In the cosmetic industry, managing the supply chain efficiently and effectively is crucial for cosmetic companies to gain a competitive advantage. They must employ a multi-step logistics function to manage retailer requirements to help overcome the challenges caused by supply and demand inherent in the cosmetic industry.
Supply Chain Fundamentals
Due to the nature of cosmetics, their consumers are persuaded by demanding products that are hot today, that may go out of fashion tomorrow. We see cosmetic companies drive this consumer behaviour by promoting the latest trends, and often using celebrities to endorse their products. Once cosmetic companies have generated demand, they need now to make sure those products are available for purchase. The process for handling products through to the final sale is critical. It requires reliable transportation, storage and distribution. This is also important as managing the supply chain plays a pivotal role in driving customer satisfaction. By having the in-demand products available to purchase, the cosmetic company creates a competitive advantage.
The cosmetic business is market-driven, making marketing efforts crucial for success. A major supply chain challenge is making sure that the right product mix is available in the right distribution channels at the right time. It starts with forecasting the demand that will determine everything from purchasing ingredients to placement at retail locations.
Reacting to inconstant demand and connecting marketing and logistics efforts requires a great deal of collaboration. Cosmetics companies that plan ahead and encourage marketing and logistics functions to work together may have a better chance at successfully hitting their targets more cost effectively. To this end, marketing should engage logistics on the front end of a campaign, they can then help determine the best way to manage the projections and timing, and not operate in a reactionary capacity.
Adopting in a vendor-managed inventory (VMI) strategy can help businesses reduce the risk of carrying too much inventory and respond better to changing demand patterns. For example, a manufacturing facility running 200,000 SKUs three months out can be risky, as it carries a considerable amount of stock that may or may not sell. To help overcome this, charging suppliers with inventory management lessens tension by leaving product in its least value-added form farther back in the supply chain. Companies can leverage this flexibility to rationalise packaging requirements for different retail channels closer to demand or even source all inventory from a centralised stock point.s
Cosmetics are sold to a variety of retail streams that often have their own specific requirements. For example, larger companies frequently target four markets: consumer products to mass retailers; cosmetic supplies to salons and professional product groups; luxury brands to department stores and boutiques; and dermatological products through dermatologists. These different retailer structures often impose different packaging. In a large retail or chain drugstore, packaging is important in helping a product to stand out. Various packaging shapes and sizes are the industry standard, sometimes even for the same product. Some cosmetics companies achieve this result by implementing packaging postponement strategies. Postponement strategies allows for companies to package items closer to demand, and that can also include specialised displays and promotional features. This allows cosmetic companies to pay more attention to how they can accomplish those initiatives more affordably.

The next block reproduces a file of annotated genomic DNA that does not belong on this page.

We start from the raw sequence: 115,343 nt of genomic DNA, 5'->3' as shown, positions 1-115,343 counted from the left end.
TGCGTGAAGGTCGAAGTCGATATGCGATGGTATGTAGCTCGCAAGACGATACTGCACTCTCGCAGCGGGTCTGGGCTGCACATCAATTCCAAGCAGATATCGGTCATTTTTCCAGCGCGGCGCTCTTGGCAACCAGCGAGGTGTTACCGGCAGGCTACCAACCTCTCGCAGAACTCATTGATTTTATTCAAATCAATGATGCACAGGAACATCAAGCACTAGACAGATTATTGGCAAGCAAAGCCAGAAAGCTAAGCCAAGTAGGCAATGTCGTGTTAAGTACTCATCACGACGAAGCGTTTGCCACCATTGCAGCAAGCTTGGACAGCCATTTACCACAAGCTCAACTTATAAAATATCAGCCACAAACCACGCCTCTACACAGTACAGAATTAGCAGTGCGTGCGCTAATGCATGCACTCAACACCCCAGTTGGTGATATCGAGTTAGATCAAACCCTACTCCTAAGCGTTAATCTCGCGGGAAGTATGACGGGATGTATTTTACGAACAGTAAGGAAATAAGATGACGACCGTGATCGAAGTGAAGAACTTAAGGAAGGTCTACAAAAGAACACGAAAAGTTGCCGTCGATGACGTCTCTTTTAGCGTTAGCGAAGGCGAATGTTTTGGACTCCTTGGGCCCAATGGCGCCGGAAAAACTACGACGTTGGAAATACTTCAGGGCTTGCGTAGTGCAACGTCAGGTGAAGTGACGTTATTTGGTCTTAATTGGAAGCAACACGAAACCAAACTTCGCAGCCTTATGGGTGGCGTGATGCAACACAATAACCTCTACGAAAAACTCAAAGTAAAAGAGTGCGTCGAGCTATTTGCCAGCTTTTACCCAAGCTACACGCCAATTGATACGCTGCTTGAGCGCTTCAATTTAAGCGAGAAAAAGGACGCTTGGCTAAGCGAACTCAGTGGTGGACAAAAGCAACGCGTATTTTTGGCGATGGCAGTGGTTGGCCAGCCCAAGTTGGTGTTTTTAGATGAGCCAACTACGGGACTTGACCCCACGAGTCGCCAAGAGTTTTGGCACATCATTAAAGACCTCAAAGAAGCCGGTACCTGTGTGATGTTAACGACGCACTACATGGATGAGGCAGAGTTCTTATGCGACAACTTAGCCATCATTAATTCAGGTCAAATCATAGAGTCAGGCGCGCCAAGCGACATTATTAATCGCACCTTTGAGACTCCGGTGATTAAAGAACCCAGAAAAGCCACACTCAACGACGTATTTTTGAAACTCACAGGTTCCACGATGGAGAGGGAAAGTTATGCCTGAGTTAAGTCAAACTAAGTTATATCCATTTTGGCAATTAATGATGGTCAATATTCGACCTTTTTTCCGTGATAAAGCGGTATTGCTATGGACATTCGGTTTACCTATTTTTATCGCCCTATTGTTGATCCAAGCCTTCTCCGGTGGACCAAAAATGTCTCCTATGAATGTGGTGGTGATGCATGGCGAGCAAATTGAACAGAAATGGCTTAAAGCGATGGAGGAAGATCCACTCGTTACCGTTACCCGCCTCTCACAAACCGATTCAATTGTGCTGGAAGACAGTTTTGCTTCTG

In the cosmetics product supply chain, sensing demand and responding timely is a competitive differentiator. By controlling inbound transportation and product flow at each point in the supply chain, from manufacturing plants to distribution facilities to retail stores, can help businesses meet inventory to demand. Companies are now turning to transportation management systems to help smooth the flow of goods and improve visibility of their supply chains.
Whether a cosmetics company sells to the mass market, specialty retail or via e-commerce, taking these major supply chain considerations into account is essential to ensure a competitive advantage when facing the challenges between supply and demand innate in the cosmetic industry.
Article by Melanie Chan in collaboration with our team of Unleashed Software inventory and business specialists. Melanie has been writing about inventory management for the past three years. When not writing about inventory management, you can find her eating her way through Auckland.